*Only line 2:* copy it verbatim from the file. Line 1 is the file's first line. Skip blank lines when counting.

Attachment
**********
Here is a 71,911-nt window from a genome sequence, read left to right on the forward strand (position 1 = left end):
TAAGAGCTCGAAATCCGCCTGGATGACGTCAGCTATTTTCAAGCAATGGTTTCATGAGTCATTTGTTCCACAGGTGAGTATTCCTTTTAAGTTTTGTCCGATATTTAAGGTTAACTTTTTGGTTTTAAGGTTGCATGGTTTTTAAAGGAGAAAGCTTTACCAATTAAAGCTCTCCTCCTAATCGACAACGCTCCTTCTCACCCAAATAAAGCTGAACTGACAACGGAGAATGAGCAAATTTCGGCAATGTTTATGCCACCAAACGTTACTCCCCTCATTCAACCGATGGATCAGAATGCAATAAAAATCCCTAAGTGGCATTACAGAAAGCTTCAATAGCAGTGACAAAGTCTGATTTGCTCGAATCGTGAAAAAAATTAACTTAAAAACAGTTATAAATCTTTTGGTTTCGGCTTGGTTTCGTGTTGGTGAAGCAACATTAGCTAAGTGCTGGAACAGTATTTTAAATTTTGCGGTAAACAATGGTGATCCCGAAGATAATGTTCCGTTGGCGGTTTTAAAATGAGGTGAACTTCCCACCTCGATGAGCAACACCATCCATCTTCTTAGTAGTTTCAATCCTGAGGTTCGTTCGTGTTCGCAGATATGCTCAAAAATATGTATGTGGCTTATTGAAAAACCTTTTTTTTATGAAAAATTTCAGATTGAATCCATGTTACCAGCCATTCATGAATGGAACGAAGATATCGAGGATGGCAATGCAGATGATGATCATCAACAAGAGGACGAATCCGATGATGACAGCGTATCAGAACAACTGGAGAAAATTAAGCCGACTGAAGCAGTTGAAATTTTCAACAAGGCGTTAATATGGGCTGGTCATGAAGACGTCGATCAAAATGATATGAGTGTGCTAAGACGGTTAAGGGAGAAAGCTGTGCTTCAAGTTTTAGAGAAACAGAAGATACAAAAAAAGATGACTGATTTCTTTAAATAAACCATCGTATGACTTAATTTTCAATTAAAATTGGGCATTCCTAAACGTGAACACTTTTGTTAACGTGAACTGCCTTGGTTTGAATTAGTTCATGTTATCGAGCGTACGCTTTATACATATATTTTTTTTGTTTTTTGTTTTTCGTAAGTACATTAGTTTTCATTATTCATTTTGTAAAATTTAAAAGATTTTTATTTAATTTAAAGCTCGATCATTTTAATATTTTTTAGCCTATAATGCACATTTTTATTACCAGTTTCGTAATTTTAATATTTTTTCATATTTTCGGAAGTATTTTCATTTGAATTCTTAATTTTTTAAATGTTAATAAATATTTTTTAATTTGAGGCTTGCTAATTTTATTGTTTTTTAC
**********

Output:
TAAGAGCTCGAAATCCGCCTGGATGACGTCAGCTATTTTCAAGCAATGGTTTCATGAGTCATTTGTTCCACAGGTGAGTATTCCTTTTAAGTTTTGTCCGATATTTAAGGTTAACTTTTTGGTTTTAAGGTTGCATGGTTTTTAAAGGAGAAAGCTTTACCAATTAAAGCTCTCCTCCTAATCGACAACGCTCCTTCTCACCCAAATAAAGCTGAACTGACAACGGAGAATGAGCAAATTTCGGCAATGTTTATGCCACCAAACGTTACTCCCCTCATTCAACCGATGGATCAGAATGCAATAAAAATCCCTAAGTGGCATTACAGAAAGCTTCAATAGCAGTGACAAAGTCTGATTTGCTCGAATCGTGAAAAAAATTAACTTAAAAACAGTTATAAATCTTTTGGTTTCGGCTTGGTTTCGTGTTGGTGAAGCAACATTAGCTAAGTGCTGGAACAGTATTTTAAATTTTGCGGTAAACAATGGTGATCCCGAAGATAATGTTCCGTTGGCGGTTTTAAAATGAGGTGAACTTCCCACCTCGATGAGCAACACCATCCATCTTCTTAGTAGTTTCAATCCTGAGGTTCGTTCGTGTTCGCAGATATGCTCAAAAATATGTATGTGGCTTATTGAAAAACCTTTTTTTTATGAAAAATTTCAGATTGAATCCATGTTACCAGCCATTCATGAATGGAACGAAGATATCGAGGATGGCAATGCAGATGATGATCATCAACAAGAGGACGAATCCGATGATGACAGCGTATCAGAACAACTGGAGAAAATTAAGCCGACTGAAGCAGTTGAAATTTTCAACAAGGCGTTAATATGGGCTGGTCATGAAGACGTCGATCAAAATGATATGAGTGTGCTAAGACGGTTAAGGGAGAAAGCTGTGCTTCAAGTTTTAGAGAAACAGAAGATACAAAAAAAGATGACTGATTTCTTTAAATAAACCATCGTATGACTTAATTTTCAATTAAAATTGGGCATTCCTAAACGTGAACACTTTTGTTAACGTGAACTGCCTTGGTTTGAATTAGTTCATGTTATCGAGCGTACGCTTTATACATATATTTTTTTTGTTTTTTGTTTTTCGTAAGTACATTAGTTTTCATTATTCATTTTGTAAAATTTAAAAGATTTTTATTTAATTTAAAGCTCGATCATTTTAATATTTTTTAGCCTATAATGCACATTTTTATTACCAGTTTCGTAATTTTAATATTTTTTCATATTTTCGGAAGTATTTTCATTTGAATTCTTAATTTTTTAAATGTTAATAAATATTTTTTAATTTGAGGCTTGCTAATTTTATTGTTTTTTAC